While the full MMORPG portion of Chronicles of Elyria may be a year and a half off (or more), the team is working hard at bringing not one, not two, but three early experiences for players.
The first will be an offline “prologue” with 22 feature areas with the purpose of testing several of the features that will go into the MMO. That will be followed by the web-based game Kingdoms of Elyria. Through this game, players will joust for power and help to shape the backstory of the game while also helping to test out the political system that will (yes) go into Chronicles of Elyria.
And believe it or not, but the final early experience will be an actual text-based multi-user dungeon called ElyriaMUD.
When it comes to tracking down history for MMOs, I’ve found that there are an array of sources at hand that have preserved (unwittingly or not) the past for us to discover today. It might be the news articles from long-running game sites, scans of magazine articles, old Usenet files, and especially interviews from those involved in the making and running of early titles.
Another great source, of course, is YouTube. If you’re ever curious about how a long-dead MMORPG looked and played while it was operational, you need only pull up archived videos to see them in action. Once in a while I’ll stumble over interesting videos that reshape how I’ve envisioned the decades during which developers and gaming pioneers formed what we now enjoy, and today I want to share five of those videos with you.
This guest interview
was commissioned through Massively Overpowered’s 2015 Kickstarter campaign by donor Brett Richards, who interviewed Lusternia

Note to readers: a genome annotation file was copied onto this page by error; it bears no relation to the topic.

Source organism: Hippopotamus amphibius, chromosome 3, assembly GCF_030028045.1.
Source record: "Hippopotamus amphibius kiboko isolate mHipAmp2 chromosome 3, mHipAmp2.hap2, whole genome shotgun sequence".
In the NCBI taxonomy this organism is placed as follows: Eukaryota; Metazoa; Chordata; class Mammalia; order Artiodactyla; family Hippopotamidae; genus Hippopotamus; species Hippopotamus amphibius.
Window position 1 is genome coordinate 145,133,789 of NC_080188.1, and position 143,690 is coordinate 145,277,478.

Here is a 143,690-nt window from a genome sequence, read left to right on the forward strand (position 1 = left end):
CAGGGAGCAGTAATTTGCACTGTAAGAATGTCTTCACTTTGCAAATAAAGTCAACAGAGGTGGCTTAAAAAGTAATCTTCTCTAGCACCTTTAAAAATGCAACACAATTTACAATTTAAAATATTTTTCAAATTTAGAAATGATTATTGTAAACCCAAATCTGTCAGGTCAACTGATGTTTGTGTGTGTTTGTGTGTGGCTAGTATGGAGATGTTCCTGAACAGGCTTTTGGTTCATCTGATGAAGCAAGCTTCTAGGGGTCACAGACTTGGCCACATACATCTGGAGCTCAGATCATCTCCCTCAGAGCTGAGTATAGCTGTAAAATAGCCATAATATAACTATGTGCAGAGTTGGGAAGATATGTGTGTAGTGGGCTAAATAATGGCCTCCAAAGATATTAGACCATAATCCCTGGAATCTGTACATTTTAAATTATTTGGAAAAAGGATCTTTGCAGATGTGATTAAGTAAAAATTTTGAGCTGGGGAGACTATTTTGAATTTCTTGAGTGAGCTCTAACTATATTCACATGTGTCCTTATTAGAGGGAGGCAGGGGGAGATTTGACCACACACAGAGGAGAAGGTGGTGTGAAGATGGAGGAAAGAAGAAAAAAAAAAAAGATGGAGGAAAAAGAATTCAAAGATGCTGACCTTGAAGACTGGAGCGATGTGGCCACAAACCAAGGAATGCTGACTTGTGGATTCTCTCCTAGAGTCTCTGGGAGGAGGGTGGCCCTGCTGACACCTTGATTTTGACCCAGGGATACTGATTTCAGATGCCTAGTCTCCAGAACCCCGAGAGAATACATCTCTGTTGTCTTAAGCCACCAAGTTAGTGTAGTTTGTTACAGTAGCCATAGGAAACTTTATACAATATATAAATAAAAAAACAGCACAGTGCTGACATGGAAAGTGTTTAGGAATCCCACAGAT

Producer Robb French in lieu of a Soapbox. Any opinions here represent the views of our guest interviewer and his interviewee, not necessarily Massively OP itself. Enjoy!
MUDs like Lusternia (official site) get little love in the MMO community but are still wildly popular among a select group of players as one of the last bastions of text-based gaming. I credit Lusternia for helping me survive and overcome quite a dark period of depression and self-doubt in my younger days. I believe that the immersive world and wonderful players I’ve met there provided me the freedom to experiment with and eventually express parts of my identity with an online persona that I couldn’t otherwise, not to mention improved my social and computer skills to no end. The self-awareness I developed through play has helped me become a healthier and more complete person in real life – or at least I hope so!
That’s why I’ve chosen to interview Lusternia Producer Robb French for my donated piece here on MOP. Let me slip into my alter ego, Elryn, to have a chat with Estarra, the Creatrix of the Multiverse known as Lusternia.